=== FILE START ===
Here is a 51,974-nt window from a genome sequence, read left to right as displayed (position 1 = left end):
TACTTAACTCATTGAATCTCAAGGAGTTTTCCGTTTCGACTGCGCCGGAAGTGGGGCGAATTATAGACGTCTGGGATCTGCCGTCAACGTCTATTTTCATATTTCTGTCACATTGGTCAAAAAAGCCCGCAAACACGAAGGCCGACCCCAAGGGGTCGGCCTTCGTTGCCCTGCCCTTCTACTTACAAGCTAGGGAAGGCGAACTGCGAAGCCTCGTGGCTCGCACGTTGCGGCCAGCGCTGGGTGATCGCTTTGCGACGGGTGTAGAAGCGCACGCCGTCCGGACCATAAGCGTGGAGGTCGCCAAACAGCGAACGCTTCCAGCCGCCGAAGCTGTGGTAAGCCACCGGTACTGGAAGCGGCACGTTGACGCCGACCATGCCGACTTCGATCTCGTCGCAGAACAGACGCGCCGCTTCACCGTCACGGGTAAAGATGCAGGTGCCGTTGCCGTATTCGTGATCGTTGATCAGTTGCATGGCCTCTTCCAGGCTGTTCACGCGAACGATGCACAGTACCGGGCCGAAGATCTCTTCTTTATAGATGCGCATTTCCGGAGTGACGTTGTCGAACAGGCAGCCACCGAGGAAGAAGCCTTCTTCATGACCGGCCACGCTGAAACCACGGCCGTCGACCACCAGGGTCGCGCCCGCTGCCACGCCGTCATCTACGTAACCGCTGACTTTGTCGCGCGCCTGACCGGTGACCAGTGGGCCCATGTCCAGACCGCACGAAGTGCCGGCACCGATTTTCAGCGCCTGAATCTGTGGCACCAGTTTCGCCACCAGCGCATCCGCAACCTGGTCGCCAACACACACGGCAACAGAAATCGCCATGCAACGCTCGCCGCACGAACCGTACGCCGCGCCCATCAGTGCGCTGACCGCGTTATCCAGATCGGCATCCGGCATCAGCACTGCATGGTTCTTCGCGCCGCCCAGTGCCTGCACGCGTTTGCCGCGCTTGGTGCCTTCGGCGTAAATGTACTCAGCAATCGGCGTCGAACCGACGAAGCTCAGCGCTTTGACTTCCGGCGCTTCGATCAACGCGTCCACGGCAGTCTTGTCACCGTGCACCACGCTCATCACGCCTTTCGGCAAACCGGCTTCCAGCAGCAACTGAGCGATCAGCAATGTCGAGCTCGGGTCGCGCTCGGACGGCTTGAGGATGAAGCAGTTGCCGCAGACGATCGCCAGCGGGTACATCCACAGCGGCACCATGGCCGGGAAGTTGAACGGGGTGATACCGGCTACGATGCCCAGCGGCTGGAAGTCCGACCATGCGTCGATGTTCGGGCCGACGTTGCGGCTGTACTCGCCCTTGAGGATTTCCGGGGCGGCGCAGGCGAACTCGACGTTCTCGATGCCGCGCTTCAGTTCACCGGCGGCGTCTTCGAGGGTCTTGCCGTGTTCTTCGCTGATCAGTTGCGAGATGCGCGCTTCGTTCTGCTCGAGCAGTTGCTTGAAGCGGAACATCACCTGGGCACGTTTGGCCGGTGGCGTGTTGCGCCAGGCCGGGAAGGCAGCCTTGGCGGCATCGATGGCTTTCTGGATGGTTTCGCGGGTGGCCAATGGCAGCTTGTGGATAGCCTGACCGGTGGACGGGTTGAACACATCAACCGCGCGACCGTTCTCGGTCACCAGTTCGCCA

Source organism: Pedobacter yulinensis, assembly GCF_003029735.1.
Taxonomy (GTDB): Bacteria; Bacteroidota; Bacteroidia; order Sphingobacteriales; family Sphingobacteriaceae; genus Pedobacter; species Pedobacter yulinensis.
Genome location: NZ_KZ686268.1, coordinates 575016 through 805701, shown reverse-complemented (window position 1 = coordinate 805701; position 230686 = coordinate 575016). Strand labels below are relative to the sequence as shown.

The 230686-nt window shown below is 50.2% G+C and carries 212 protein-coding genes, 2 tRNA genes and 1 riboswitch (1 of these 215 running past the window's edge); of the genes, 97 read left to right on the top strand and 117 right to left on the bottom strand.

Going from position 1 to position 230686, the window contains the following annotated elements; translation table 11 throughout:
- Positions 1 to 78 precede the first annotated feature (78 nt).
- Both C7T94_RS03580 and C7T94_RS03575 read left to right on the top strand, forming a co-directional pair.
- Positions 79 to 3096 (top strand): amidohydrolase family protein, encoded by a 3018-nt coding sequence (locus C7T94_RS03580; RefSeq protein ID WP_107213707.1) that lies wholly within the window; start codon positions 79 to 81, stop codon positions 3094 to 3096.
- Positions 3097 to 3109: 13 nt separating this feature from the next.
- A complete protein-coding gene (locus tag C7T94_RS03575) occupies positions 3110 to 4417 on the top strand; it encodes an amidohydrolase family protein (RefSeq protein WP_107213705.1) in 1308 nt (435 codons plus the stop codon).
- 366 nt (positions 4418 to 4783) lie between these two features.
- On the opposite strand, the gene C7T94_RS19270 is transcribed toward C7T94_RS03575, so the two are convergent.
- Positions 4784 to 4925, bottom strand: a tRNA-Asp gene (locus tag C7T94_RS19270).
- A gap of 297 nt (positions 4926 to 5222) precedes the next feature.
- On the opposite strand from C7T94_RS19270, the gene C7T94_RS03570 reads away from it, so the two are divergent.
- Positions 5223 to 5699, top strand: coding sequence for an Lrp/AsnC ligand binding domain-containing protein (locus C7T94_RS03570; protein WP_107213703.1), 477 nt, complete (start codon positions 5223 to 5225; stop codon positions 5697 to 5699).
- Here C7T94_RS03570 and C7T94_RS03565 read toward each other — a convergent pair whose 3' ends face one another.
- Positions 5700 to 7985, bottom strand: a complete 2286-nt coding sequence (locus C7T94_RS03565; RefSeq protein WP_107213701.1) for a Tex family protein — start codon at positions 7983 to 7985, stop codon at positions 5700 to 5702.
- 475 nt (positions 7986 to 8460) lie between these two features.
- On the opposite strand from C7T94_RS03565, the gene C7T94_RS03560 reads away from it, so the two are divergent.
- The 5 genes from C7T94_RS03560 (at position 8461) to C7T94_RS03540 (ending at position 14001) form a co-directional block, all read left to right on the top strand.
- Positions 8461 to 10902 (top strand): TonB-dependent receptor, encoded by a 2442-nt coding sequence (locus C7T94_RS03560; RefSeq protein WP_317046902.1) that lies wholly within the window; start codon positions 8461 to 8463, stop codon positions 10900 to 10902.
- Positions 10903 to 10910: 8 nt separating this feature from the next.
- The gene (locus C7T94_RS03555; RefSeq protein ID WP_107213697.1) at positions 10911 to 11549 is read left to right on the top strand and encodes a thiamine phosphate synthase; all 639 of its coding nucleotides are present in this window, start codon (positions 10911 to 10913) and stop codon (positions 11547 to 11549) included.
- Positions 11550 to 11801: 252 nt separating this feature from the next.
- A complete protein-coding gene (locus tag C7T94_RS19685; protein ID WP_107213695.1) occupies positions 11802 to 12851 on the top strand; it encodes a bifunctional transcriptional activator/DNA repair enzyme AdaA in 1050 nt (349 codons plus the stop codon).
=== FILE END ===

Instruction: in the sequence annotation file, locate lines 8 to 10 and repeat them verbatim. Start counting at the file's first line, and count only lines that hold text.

- Positions 1 to 78 precede the first annotated feature (78 nt).
- Both C7T94_RS03580 and C7T94_RS03575 read left to right on the top strand, forming a co-directional pair.
- Positions 79 to 3096 (top strand): amidohydrolase family protein, encoded by a 3018-nt coding sequence (locus C7T94_RS03580; RefSeq protein ID WP_107213707.1) that lies wholly within the window; start codon positions 79 to 81, stop codon positions 3094 to 3096.